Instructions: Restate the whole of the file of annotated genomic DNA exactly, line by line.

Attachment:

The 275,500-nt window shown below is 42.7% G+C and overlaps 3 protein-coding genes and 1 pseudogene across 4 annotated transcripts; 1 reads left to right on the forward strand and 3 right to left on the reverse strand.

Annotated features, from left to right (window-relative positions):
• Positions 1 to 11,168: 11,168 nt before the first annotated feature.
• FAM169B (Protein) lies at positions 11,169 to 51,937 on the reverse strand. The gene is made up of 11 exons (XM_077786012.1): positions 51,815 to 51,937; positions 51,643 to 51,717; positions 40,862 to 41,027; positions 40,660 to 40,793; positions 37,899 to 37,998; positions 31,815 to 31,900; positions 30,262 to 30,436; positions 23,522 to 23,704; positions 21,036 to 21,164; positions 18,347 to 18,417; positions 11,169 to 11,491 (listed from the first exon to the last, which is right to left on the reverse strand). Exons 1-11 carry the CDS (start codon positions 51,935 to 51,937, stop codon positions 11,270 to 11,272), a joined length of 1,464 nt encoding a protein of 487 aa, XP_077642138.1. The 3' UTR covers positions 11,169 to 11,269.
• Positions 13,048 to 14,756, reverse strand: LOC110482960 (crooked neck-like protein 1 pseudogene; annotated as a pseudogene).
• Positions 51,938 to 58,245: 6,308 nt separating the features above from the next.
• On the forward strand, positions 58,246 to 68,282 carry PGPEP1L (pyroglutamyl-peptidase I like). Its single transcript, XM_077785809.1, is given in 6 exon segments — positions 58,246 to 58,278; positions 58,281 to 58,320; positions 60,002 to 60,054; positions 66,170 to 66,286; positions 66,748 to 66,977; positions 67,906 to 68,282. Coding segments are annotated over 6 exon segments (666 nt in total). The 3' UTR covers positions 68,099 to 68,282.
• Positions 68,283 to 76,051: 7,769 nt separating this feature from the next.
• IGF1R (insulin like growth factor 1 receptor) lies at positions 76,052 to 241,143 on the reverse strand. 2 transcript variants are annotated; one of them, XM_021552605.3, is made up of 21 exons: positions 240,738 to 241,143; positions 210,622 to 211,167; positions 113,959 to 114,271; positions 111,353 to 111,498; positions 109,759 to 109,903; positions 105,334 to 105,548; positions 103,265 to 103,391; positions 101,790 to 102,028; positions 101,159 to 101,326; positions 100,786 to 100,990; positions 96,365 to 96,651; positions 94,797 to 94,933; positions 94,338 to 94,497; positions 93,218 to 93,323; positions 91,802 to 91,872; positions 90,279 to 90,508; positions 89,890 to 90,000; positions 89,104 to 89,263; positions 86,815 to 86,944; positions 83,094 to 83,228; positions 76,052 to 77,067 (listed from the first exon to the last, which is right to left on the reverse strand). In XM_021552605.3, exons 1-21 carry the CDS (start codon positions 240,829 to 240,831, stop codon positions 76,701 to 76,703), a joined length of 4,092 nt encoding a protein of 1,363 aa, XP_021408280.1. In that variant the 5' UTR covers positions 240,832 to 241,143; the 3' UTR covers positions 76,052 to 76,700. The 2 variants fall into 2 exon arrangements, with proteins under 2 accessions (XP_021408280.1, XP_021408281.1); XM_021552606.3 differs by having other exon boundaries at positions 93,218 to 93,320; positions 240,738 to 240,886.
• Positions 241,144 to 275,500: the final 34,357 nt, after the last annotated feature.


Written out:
The 275,500-nt window shown below is 42.7% G+C and overlaps 3 protein-coding genes and 1 pseudogene across 4 annotated transcripts; 1 reads left to right on the forward strand and 3 right to left on the reverse strand.

Annotated features, from left to right (window-relative positions):
• Positions 1 to 11,168: 11,168 nt before the first annotated feature.
• FAM169B (Protein) lies at positions 11,169 to 51,937 on the reverse strand. The gene is made up of 11 exons (XM_077786012.1): positions 51,815 to 51,937; positions 51,643 to 51,717; positions 40,862 to 41,027; positions 40,660 to 40,793; positions 37,899 to 37,998; positions 31,815 to 31,900; positions 30,262 to 30,436; positions 23,522 to 23,704; positions 21,036 to 21,164; positions 18,347 to 18,417; positions 11,169 to 11,491 (listed from the first exon to the last, which is right to left on the reverse strand). Exons 1-11 carry the CDS (start codon positions 51,935 to 51,937, stop codon positions 11,270 to 11,272), a joined length of 1,464 nt encoding a protein of 487 aa, XP_077642138.1. The 3' UTR covers positions 11,169 to 11,269.
• Positions 13,048 to 14,756, reverse strand: LOC110482960 (crooked neck-like protein 1 pseudogene; annotated as a pseudogene).
• Positions 51,938 to 58,245: 6,308 nt separating the features above from the next.
• On the forward strand, positions 58,246 to 68,282 carry PGPEP1L (pyroglutamyl-peptidase I like). Its single transcript, XM_077785809.1, is given in 6 exon segments — positions 58,246 to 58,278; positions 58,281 to 58,320; positions 60,002 to 60,054; positions 66,170 to 66,286; positions 66,748 to 66,977; positions 67,906 to 68,282. Coding segments are annotated over 6 exon segments (666 nt in total). The 3' UTR covers positions 68,099 to 68,282.
• Positions 68,283 to 76,051: 7,769 nt separating this feature from the next.
• IGF1R (insulin like growth factor 1 receptor) lies at positions 76,052 to 241,143 on the reverse strand. 2 transcript variants are annotated; one of them, XM_021552605.3, is made up of 21 exons: positions 240,738 to 241,143; positions 210,622 to 211,167; positions 113,959 to 114,271; positions 111,353 to 111,498; positions 109,759 to 109,903; positions 105,334 to 105,548; positions 103,265 to 103,391; positions 101,790 to 102,028; positions 101,159 to 101,326; positions 100,786 to 100,990; positions 96,365 to 96,651; positions 94,797 to 94,933; positions 94,338 to 94,497; positions 93,218 to 93,323; positions 91,802 to 91,872; positions 90,279 to 90,508; positions 89,890 to 90,000; positions 89,104 to 89,263; positions 86,815 to 86,944; positions 83,094 to 83,228; positions 76,052 to 77,067 (listed from the first exon to the last, which is right to left on the reverse strand). In XM_021552605.3, exons 1-21 carry the CDS (start codon positions 240,829 to 240,831, stop codon positions 76,701 to 76,703), a joined length of 4,092 nt encoding a protein of 1,363 aa, XP_021408280.1. In that variant the 5' UTR covers positions 240,832 to 241,143; the 3' UTR covers positions 76,052 to 76,700. The 2 variants fall into 2 exon arrangements, with proteins under 2 accessions (XP_021408280.1, XP_021408281.1); XM_021552606.3 differs by having other exon boundaries at positions 93,218 to 93,320; positions 240,738 to 240,886.
• Positions 241,144 to 275,500: the final 34,357 nt, after the last annotated feature.